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Way back in 1989 when I began to practice Wicca, I didn’t really know anyone else who worshipped in the same way that I did. Even after becoming aware of a few Pagans in my area, there were very few who offered legal pastoral services. If you wanted to get handfasted (married), you might be able to find another Priest or Priestess who could perform the ceremony, but it was difficult, at best, to find one that was ordained by the State of Ohio to do it. Not many people who practiced alternative religion knew how or bothered, to get an official ordination from the state.

As my original group, the Temple of the Lord and the Lady grew, certain members decided to take this step in certifying themselves as wedding officiants with the state, a process which I encouraged and even signed off on. In time, the intention was that I would get mine as well. But as luck or timing would have it, this never occurred. One of those originally ordinated from my group is still recognized by the State and performs legal marriage ceremonies when called upon.

A couple of things have kept me from taking this step since that time. One thing that kept me from declaring myself worthy of this responsibility is that I felt that wasn’t educated in theology. Lots of people have spent the better part of their lives studying religions, including theirs most primarily. This had given them degrees and experience that I didn’t possess. I felt it was a disservice to them to name myself a pastor, spiritual counselor, or any other title that lifted me above the average seeker in any way whatsoever. I was just another person on the path to enlightenment and certainly didn’t deserve such an honor!

The other thing that chiefly turned me off to the title was the crazy amount of people who actually became ordinated after the internet exploded. Two people I know, in an irreverent and drunken state, had themselves ordinated as Ministers of the Universal Church of Light for $50 online. This seemed to me kick in the teeth of respectable clergy for whom I have the utmost respect.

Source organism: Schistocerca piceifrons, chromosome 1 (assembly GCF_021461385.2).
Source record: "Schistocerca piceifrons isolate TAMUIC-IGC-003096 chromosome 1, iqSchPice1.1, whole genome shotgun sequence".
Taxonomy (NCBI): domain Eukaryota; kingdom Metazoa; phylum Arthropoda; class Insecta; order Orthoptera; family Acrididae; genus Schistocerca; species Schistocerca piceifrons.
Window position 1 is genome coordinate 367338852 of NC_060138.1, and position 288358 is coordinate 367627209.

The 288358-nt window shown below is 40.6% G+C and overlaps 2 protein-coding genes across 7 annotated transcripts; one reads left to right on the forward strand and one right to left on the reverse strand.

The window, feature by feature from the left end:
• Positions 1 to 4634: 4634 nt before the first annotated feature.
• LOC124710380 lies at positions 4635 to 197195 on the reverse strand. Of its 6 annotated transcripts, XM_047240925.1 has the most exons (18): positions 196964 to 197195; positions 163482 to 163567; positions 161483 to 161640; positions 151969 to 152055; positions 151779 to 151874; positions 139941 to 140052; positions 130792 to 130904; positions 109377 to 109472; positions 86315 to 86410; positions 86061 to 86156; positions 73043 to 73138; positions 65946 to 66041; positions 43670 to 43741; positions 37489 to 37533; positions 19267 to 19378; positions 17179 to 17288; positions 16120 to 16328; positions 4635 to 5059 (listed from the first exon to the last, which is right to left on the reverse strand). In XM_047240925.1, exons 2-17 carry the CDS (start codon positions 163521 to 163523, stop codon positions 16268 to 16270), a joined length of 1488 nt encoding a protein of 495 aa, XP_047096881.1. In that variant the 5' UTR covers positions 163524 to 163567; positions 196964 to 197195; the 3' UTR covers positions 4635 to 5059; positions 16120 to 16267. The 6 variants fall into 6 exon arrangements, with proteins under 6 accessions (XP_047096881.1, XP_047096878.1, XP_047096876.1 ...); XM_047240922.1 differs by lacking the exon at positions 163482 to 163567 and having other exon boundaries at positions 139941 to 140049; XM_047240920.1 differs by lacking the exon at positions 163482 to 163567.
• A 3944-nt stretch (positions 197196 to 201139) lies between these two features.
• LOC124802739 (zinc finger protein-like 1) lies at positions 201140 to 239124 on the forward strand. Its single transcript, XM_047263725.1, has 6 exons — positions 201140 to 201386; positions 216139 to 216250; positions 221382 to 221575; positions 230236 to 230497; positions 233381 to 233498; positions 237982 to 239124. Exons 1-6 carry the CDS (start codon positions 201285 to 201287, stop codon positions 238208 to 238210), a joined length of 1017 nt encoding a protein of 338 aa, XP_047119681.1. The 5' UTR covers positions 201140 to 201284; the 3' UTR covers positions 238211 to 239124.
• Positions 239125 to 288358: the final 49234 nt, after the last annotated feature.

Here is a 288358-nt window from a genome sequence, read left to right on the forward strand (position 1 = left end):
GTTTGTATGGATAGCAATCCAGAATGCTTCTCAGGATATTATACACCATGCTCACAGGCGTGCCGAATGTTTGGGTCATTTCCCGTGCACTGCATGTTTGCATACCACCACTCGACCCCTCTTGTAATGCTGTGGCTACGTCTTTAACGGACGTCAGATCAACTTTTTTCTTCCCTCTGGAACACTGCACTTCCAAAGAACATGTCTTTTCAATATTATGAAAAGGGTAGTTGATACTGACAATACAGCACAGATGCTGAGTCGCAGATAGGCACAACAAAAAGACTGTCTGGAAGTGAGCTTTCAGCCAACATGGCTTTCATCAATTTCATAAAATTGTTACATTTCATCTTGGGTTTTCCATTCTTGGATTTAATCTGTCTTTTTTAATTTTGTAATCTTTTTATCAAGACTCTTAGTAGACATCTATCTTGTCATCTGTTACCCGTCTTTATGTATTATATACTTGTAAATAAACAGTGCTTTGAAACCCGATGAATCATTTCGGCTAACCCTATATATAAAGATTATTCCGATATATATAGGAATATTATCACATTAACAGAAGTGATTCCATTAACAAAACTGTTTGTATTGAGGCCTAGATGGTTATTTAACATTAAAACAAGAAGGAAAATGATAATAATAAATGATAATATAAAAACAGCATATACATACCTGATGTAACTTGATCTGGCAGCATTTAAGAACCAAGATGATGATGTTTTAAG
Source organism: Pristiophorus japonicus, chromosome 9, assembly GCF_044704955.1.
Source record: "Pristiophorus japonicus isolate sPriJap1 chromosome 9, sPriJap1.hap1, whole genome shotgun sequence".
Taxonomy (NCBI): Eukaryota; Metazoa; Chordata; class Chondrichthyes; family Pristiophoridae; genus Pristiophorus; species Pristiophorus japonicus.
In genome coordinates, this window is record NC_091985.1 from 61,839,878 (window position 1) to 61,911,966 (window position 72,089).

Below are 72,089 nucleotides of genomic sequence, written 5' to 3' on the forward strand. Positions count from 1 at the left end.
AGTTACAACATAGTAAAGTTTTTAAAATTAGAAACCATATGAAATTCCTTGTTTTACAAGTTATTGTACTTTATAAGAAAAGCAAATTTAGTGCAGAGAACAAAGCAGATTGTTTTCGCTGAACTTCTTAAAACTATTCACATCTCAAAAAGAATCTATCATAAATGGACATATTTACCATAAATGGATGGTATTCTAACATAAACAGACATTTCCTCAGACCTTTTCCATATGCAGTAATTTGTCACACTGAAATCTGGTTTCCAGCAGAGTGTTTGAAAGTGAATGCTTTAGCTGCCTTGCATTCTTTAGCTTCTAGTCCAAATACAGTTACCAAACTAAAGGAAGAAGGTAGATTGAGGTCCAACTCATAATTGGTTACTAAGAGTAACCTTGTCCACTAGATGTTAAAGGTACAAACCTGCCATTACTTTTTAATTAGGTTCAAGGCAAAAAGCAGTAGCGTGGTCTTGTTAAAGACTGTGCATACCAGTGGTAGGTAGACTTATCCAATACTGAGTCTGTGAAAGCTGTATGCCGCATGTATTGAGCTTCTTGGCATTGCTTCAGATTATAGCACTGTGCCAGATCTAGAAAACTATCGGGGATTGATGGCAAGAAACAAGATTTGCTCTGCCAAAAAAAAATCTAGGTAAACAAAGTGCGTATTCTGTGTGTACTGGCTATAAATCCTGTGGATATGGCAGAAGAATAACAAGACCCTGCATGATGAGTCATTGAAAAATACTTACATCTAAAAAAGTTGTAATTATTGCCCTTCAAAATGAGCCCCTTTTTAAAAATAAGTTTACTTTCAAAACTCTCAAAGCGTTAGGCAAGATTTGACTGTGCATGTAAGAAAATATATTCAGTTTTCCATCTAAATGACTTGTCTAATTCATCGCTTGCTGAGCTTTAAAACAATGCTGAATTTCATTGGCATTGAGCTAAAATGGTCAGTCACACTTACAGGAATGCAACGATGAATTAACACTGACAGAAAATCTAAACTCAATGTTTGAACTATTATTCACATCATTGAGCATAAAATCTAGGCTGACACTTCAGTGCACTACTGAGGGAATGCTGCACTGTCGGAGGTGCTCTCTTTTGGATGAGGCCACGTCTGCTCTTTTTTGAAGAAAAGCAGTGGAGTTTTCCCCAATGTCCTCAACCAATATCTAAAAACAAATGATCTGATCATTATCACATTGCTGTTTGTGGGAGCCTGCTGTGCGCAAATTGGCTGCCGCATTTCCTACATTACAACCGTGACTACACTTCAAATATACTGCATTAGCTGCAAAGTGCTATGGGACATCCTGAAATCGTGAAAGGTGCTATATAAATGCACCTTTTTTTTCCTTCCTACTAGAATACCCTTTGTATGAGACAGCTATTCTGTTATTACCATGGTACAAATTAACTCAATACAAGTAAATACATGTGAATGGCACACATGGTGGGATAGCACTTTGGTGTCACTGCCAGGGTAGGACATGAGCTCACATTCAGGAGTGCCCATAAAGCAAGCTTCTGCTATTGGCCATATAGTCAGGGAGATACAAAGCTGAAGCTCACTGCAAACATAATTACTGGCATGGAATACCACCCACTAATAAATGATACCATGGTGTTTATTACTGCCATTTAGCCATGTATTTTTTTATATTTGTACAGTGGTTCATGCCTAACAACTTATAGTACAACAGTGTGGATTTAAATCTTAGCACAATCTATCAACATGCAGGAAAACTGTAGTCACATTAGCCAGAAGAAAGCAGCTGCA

Thus, time went on. During my stay with my last employer, I had the opportunity to teach a class on service. My first task was to define service, or more accurately the term service so that I could share it with my students.

Webster’s Dictionary defines the word service thusly:

  • The occupation or function of serving
  • Contribution to the welfare of others
  • To dispose for use, as in I am at your service
  • A form followed for worship, as in the burial service
  • A meeting for worship, as in held a church service
  • To meet the needs of others, as in public service or military service

All of these seem to be pretty important jobs, not ones that should be made light of, taken in a less than sober manner, or marginalized in any way. So, I opted out until I felt I could give in the respect that it deserved.

That time has finally come. I am a Priestess of my faith and as such, I feel confident that I can offer myself in the true spirit of the term ‘service’. Today I received my ordination certificate from the State of Ohio. I will be offering all the traditional services that a minister of any faith does: marriages, baby blessings, funerary services, and spiritual counseling. I will be working with individuals and families to offer the best service I can to each of them, in full truth about who I am and who I worship, and in a space full of respect and non-judgment for those who trust me with their most treasured moments. I know now that I can do this with the seriousness, the courage, and the faith of my Gods beside and within me.

Tomorrow, may you be aware of the ways in which you serve others, and may you show gratitude to those who are in service to you!